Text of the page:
In which a rogue Time Lord arrives on Earth determined to provide the Nestene Consciousness with a new opportunity to invade the Earth. The Master was a contemporary of the Doctor on his homeworld and they are great rivals. The Master's TARDIS materialises in the form of a horse-box at the travelling circus of Luigi Rossini. The Time Lord has great hypnotic skills and soon has the whole company in his thrall. The Brigadier has allowed the last intact Nestene sphere to be loaned to a museum, and the Master steals this. He takes it to a radio-telescope station, kills one of the crew with a matter compression weapon, and makes the link with the Consciousness.
At UNIT HQ, the Doctor finds himself lumbered with a new assistant - Jo Grant, whose uncle at the UN has pulled some strings to land her a job. Liz Shaw has returned to research work at Cambridge. Jo accidentally destroys the Doctor's work on a new TARDIS dematerialisation circuit. At first the Doctor wants rid of her, but is slowly won over by her enthusiasm. On learning of the theft of the Nestene sphere and the events at the radio-telescope, the Doctor knows that they are connected. He and Jo go there with the Brigadier and UNIT Captain Mike Yates, who was involved with the previous Auton invasion and is now on the Brigadier's full time staff. They find that one of the scientists has gone missing, and they see the corpse of the other horribly shrunken. A Time Lord appears and warns the Doctor that the Master is on Earth - and is intent on destroying him.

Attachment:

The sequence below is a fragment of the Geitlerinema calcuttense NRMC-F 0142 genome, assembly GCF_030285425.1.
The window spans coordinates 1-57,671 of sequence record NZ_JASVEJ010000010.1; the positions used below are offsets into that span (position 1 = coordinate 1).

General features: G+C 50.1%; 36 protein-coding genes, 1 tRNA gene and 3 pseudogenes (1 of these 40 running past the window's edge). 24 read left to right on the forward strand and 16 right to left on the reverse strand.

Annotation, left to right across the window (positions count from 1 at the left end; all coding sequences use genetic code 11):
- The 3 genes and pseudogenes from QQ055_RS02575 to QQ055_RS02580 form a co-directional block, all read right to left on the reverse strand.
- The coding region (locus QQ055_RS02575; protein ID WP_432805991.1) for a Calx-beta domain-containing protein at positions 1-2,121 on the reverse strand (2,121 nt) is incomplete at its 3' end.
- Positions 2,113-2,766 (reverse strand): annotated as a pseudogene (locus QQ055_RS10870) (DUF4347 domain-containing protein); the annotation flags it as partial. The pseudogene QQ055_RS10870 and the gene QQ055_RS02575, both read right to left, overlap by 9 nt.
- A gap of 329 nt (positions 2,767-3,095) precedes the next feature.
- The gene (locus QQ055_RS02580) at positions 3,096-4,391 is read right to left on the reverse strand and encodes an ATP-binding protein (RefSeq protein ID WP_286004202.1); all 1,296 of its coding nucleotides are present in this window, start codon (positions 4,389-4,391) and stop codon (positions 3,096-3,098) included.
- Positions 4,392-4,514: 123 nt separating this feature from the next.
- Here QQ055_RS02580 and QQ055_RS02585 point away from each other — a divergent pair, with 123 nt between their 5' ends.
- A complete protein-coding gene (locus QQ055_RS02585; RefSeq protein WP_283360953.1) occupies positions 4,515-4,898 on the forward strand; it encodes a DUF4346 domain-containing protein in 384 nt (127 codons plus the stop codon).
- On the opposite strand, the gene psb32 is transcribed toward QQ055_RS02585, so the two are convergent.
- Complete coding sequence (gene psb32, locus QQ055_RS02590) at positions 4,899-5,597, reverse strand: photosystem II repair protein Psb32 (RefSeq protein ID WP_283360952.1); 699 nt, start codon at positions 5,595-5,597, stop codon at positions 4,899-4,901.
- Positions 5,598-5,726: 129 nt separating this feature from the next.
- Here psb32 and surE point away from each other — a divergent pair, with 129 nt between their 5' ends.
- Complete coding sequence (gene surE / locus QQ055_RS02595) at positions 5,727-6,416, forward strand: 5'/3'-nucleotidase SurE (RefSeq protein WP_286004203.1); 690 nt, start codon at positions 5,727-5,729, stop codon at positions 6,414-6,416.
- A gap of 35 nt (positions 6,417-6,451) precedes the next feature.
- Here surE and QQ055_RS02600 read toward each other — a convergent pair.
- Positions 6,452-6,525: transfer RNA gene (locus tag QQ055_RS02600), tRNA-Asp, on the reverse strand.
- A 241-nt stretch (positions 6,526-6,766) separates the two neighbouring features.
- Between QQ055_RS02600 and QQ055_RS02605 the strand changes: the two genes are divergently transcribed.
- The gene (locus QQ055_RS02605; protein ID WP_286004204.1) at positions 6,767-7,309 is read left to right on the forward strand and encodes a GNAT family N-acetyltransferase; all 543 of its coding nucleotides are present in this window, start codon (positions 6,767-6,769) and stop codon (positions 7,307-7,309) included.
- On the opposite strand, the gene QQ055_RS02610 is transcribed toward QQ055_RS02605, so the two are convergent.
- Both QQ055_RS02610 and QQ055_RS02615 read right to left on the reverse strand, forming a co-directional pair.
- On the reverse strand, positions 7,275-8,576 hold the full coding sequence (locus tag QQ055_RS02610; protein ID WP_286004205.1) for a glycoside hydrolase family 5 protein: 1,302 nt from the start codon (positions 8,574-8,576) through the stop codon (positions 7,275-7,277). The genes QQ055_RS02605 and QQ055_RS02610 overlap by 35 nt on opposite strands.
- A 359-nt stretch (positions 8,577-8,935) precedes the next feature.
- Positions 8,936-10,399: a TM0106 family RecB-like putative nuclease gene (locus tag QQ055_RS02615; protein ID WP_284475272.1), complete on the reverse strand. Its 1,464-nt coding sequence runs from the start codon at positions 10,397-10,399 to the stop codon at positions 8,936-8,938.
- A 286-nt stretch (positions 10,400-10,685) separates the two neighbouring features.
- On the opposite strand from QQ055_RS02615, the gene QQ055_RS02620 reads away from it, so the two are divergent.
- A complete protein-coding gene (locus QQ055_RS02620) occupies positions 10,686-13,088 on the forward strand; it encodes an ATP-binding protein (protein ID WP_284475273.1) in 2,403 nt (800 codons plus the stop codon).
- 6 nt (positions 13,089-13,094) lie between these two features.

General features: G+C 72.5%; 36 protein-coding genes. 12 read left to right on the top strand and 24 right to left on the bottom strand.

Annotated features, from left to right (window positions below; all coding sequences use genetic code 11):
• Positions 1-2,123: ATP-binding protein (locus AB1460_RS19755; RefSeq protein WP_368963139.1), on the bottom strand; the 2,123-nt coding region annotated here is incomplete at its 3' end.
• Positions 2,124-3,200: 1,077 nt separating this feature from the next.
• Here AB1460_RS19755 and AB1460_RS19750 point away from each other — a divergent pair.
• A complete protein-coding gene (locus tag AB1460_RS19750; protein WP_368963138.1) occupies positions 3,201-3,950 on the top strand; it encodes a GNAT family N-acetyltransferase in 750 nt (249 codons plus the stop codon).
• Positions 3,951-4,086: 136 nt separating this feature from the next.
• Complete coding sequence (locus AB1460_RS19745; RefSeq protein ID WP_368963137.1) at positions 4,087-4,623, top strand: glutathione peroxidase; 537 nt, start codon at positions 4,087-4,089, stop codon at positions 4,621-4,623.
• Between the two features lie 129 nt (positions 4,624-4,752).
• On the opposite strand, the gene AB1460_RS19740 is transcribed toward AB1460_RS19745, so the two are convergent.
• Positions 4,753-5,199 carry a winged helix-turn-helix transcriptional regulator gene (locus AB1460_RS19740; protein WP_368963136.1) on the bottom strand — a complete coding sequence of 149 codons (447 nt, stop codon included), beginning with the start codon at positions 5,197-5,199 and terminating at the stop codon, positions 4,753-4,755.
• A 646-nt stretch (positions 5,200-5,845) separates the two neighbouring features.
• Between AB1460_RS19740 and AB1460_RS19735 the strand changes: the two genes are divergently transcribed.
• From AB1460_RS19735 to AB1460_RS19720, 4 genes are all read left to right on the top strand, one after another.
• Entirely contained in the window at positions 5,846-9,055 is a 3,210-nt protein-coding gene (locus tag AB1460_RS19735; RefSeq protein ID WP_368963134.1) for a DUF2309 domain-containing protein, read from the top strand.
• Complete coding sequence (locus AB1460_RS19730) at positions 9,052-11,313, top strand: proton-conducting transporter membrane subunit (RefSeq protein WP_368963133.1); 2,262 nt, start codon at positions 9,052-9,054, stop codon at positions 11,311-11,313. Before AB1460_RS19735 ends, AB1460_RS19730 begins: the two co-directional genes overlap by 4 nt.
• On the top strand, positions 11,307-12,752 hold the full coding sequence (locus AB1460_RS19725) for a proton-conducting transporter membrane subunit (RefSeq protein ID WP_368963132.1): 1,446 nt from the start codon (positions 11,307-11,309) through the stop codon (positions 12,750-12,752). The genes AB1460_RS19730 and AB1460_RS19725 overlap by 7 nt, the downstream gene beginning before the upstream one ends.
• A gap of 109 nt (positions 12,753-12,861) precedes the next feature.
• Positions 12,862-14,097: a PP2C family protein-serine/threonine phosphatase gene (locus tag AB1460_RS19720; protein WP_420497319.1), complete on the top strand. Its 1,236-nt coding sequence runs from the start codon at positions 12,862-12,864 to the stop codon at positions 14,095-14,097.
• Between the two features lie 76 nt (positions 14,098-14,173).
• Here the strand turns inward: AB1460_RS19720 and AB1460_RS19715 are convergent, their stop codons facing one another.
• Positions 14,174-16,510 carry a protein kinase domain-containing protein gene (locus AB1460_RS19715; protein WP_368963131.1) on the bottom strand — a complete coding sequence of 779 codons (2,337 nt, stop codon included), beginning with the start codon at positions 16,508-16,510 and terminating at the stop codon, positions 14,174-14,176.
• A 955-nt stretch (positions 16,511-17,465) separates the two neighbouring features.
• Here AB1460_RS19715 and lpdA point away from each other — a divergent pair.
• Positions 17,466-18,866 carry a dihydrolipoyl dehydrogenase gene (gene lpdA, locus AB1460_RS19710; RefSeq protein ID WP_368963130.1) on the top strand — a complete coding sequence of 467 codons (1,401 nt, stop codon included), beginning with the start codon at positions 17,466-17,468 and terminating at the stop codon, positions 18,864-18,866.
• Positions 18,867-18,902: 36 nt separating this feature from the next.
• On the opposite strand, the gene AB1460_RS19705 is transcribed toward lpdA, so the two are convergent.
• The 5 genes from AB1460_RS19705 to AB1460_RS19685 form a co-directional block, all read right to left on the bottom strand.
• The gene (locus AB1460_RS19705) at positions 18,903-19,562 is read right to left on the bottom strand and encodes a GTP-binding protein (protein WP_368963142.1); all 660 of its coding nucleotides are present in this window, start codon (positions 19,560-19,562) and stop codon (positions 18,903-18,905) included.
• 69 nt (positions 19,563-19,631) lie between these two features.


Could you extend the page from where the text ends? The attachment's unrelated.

The Master takes over the Farrell Plastics factory by hypnotising the weak-willed owner, Rex. He uses the reanimated sphere to create new Autons. When sales manager McDermott starts to interfere he is killed - smothered by a plastic chair. Rex's father, John, decides to take the company back under his control but he too is killed - by a heat activated troll doll. When Jo investigates Farrell's factory, she is caught and the Master hypnotises her into returning to UNIT HQ to kill the Doctor with a bomb. The missing scientist is traced to the circus. The Doctor is captured but Jo frees him. They are attacked by circus people but a police car turns up to take them away. This proves to be driven by Autons. The Brigadier and Captain Yates rescue them. In high streets across the Home Counties masked men start to distribute free plastic daffodils which are incredibly realistic. A number of inexplicable deaths are then reported. When they learn that McDermott and John Farrell are amongst the victims, the Doctor and the Brigadier visit the factory. It is deserted - apart from an Auton sentinel. The Doctor finds one of the daffodils and examines it in his lab.